The Archbishop on Sergei Hackel
Sunday 1st May 2005A short text written in 2005 in appreciation of Father Sergei Hackel, of the Russian Orthodox Church, who passed away in February of that year.
My first recollection of Fr Sergei is of a visit he paid to Cambridge during my undergraduate years to celebrate the Liturgy in Little St Mary's Church (I was singing in the conspicuously amateur choir). And what was memorable was not so much the economy and dignity of his liturgical presence as the brief sermon he preached on that occasion; a sermon I can still recall after some thirty-five years. It was, as I later realised, a very typical utterance, unsentimental, pointed, simple, a plain but powerful exegesis of the gospel for the day, the Gadarene swine story. He concentrated on the end of the narrative, the plea from the local people after Jesus' miracle that he would go away. However much we might be impressed by Jesus' miracles, said Fr Sergei, the bottom line is that his presence is dangerous and disruptive; we're afraid he's going to change things still further and that it's going to cost us, just as it did the unfortunate owners of the Gadarene swine.
The underlying austerity and the very Dostoevskian irony about miracle reflected a theology clearly formed by the experience of the twentieth century Russian diaspora, particularly by its most radical and (in the widest sense) evangelical manifestation in the Parisian community of the inter-war years. Fr Sergei's book about Mother Maria Skobtsova remains, even when there is ample further research and documentation now available, the best introduction in English not only to Mother Maria, but to her whole remarkable circle. It feels appropriate that my last visual memory of him is a photograph of him at the ceremonies for the canonisation of Mother Maria and her companions, wearing a chasuble embroidered by the saint.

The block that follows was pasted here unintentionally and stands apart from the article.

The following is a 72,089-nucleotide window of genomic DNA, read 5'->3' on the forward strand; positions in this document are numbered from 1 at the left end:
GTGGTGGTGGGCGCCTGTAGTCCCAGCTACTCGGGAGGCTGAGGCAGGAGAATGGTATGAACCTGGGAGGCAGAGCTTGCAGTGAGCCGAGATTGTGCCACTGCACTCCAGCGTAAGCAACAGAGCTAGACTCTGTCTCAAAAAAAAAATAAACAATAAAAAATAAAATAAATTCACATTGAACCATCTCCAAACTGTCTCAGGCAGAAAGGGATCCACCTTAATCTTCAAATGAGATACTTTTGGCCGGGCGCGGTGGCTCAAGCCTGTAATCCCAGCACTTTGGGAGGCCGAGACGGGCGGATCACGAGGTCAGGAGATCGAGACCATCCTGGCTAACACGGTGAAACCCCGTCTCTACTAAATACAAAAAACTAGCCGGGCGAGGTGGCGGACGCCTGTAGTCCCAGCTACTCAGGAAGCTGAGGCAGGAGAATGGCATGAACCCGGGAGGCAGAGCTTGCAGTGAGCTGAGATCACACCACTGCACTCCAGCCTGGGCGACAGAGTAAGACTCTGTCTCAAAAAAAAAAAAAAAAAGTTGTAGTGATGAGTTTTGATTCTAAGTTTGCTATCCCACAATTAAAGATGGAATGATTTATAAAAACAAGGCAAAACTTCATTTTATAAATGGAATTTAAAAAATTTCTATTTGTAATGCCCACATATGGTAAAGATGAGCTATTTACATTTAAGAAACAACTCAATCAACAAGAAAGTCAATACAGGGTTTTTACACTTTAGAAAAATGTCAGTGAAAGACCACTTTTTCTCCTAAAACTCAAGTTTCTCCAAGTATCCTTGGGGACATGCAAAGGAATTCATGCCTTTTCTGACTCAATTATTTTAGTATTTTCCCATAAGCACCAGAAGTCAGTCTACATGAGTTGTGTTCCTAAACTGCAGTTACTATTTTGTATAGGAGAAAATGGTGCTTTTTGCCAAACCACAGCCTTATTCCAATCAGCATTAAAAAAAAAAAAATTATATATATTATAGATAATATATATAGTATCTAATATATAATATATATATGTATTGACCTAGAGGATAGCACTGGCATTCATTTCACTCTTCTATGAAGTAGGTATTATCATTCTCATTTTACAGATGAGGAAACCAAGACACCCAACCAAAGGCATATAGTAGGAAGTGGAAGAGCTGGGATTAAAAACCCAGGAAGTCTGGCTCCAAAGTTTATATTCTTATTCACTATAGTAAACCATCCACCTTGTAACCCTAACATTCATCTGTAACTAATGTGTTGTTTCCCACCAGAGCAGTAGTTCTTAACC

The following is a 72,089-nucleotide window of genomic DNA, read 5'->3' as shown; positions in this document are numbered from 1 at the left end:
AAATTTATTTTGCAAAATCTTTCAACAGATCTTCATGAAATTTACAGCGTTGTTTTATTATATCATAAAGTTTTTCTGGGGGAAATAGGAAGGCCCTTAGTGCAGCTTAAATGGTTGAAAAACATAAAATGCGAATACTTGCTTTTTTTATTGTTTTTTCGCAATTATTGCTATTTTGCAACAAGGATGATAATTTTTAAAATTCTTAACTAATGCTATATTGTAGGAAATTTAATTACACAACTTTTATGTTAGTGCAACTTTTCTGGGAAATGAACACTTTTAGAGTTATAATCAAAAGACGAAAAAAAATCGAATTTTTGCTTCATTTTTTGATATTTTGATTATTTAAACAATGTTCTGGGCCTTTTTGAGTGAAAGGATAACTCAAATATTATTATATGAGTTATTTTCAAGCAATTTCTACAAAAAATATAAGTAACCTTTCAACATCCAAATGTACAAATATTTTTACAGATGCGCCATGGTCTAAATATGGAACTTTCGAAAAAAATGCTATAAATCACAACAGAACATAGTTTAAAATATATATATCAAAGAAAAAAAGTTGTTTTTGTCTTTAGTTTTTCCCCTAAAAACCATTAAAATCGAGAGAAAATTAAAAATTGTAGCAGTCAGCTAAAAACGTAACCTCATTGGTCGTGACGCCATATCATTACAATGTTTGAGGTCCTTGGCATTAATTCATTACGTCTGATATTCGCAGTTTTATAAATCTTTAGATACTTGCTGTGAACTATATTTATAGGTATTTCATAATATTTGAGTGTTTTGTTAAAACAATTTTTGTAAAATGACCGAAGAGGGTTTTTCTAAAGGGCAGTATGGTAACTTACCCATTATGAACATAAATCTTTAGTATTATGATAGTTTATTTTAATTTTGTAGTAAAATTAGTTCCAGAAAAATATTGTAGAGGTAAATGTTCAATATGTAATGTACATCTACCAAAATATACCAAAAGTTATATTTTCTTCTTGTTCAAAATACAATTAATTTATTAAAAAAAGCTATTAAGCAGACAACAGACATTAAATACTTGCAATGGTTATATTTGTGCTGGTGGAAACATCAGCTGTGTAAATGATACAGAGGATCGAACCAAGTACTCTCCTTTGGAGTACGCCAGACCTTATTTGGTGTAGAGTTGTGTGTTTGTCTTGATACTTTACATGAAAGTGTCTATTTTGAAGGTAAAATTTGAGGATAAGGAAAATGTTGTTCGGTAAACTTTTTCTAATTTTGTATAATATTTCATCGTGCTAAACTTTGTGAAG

In the intervening years, our paths had crossed several times, always to my great delight and profit even when he took me to task in a TLS review (quite rightly) for a rather superficial judgement about a mediaeval Russian religious text. We examined together, corresponded occasionally about material in Sobornost,and watched with interest and enthusiasm the gradual and belated emergence into the light of day of modern Russian religious thinking as a respectable academic subject. What I saw little of at first, but gradually became aware of more and more, was his role as interpreter between the Russian Church and the cultural and religious world outside Russia. He stood for an Orthodox presence and witness that had no archaism or folklorique quaintness about it, and no truck with historic prejudices and suspicions. Some day, there will be a book to be written on those in the diaspora who kept the conversation with the Russian Church and the new Russian intelligentsia alive in the disintegrating years of the old Soviet system; and in that book, Fr Sergei's name will stand prominently along with that of Metropolitan Anthony and Fr Alexander Schmemann (and how different those three were!).
It was not an easy or popular territory to inhabit in the Soviet period; nor was it any more congenial in post-perestroika days. But to see how Fr Sergei worked in that territory was to see a depth of integrity and moral toughness that was never aggressive and self-righteous but still set a clear, demanding standard.
I admired him unreservedly, and was warmed by his humanity, his wit and his lack of pomposity. He stands for me firmly in the tradition to which his book on St Maria witnesses - an Orthodoxy unafraid of the modern age, sacrificially disciplined, but with a gleam of the anarchy of divine love never far away. May his memory be eternal.